Gary Kelly, CEO of Southwest Airlines, is famous for saying, “I want one version of the truth.” The philosophy behind this simple statement accords with his firm’s recent move to integrated reporting—a new format for reporting on all of a company’s activities—that if broadly adopted could lead to profound change not only in the way corporations do business, but even in the way they view their role in society.
“Companies—which in some cases have revenues that rival the gross domestic product of small nations—are starting to think more about how they use financial, natural, and human resources, and to take account of the positive and negative externalities their decisions create,” explains Robert Eccles, a professor of management practice at Harvard Business School. Integrated reporting, which unites traditional, mandated corporate publications such as annual reports to shareholders with voluntary, nonfinancial disclosures, is an obvious way to consolidate and discuss all dimensions of business performance in one place.
In the past, reports on environmental, social, and governance performance, risks to a company’s operations (encompassing everything from a host nation’s political stability, to regulatory costs, to a company’s image in a community), corporate social responsibility, and information on the sustainability of a firm’s business practices have been published separately, often with diverse audiences in mind. Now, says Eccles, “Environmental consciousness, increasing recognition of the importance of human capital and social issues, awareness of natural-resource limitations, a financial system that keeps blowing up, and a better sense of the importance of managing and reporting on risk, have come together and given the concept of integrated reporting a spontaneous, widespread boost.”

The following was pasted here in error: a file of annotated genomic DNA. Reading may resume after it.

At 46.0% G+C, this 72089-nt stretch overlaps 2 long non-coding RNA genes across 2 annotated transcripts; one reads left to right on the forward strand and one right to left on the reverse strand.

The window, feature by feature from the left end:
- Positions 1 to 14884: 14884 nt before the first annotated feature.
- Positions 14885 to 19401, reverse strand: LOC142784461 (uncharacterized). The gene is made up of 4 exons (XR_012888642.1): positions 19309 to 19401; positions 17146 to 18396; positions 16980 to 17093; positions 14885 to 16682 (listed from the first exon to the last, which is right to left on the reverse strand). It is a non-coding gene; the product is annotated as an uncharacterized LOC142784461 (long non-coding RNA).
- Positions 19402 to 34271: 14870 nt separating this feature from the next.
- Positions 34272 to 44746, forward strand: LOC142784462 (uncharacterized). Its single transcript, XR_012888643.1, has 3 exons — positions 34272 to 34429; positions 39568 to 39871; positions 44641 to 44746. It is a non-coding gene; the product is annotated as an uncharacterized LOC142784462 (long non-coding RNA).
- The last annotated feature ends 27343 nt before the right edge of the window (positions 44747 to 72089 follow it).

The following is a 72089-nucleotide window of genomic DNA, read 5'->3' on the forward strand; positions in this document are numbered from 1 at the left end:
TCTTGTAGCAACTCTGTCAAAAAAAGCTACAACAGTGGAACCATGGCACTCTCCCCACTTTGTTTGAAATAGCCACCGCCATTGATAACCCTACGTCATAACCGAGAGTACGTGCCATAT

Eccles has written a case about Southwest Airlines’ transition to an integrated report, as well as three books on corporate reporting including, most recently, One Report: Integrated Reporting for a Sustainable Strategy (Wiley). Although only a few American companies—including United Technologies and American Electric Power, in addition to Southwest—have so far adopted the practice, these firms “are coming to it for the same reason,” he says. “It is like moving from an externally driven sustainability strategy of being ‘green,’” meaning that a company operates in a way that is environmentally responsible as defined by regulation or social expectations, to “a sustainability strategy for the company”: a strategy that recognizes and accounts for the durability of a company’s activities over long periods of time. How long, for example, will regulators allow a coal company to operate without accounting for the social or environmental costs of pollutants? Integrated reporting, Eccles says, “is going to lead to better resource-allocation decisions that will create value over the long term, while allowing companies to take a more holistic view of their role in society.”
Eccles says companies find that one of the first benefits of this emerging practice is that it “enables them to take a more disciplined and integrated approach across all the different organizational silos.” That allows them to “improve the way they are managed, to ensure that they have a sustainable strategy that will enable them to create long-term value for shareholders and society.” Southwest Airlines, for example, discovered that it didn’t have an easy way to track water and electricity usage in all its facilities. Now it has a system in place to capture those data.
Improved management is one reason for moving to integrated reporting, but external forces can also play a role. Socially responsible investors increasingly demand information about environmental performance, and government regulation may even require it. South Africa has mandated integrated reporting for the 450 publicly traded companies on the Johannesburg Stock Exchange and on January 25 released a first-draft South African Framework for Integrated Reporting. According to Harvard Business School dean Nitin Nohria, “Integrated reporting is a big idea and the kind of idea HBS should support and practice.”
Putting all a company’s (or a city’s or a university’s) information in one place is not without risk, Eccles acknowledges, because it forces tough decisions and conversations. A corporation might buy electricity generated by nuclear power to reduce carbon emissions, but produce radioactive waste instead. Integrated reporting rapidly leads to the realization that “you can’t satisfy everybody,” he explains. Ultimately, the resolution of such trade-offs requires corporations to think about their role in society. “Integrated reporting,” he says, “instills the discipline to be much more specific about the relationships between financial and nonfinancial performance, and this will benefit all stakeholders.”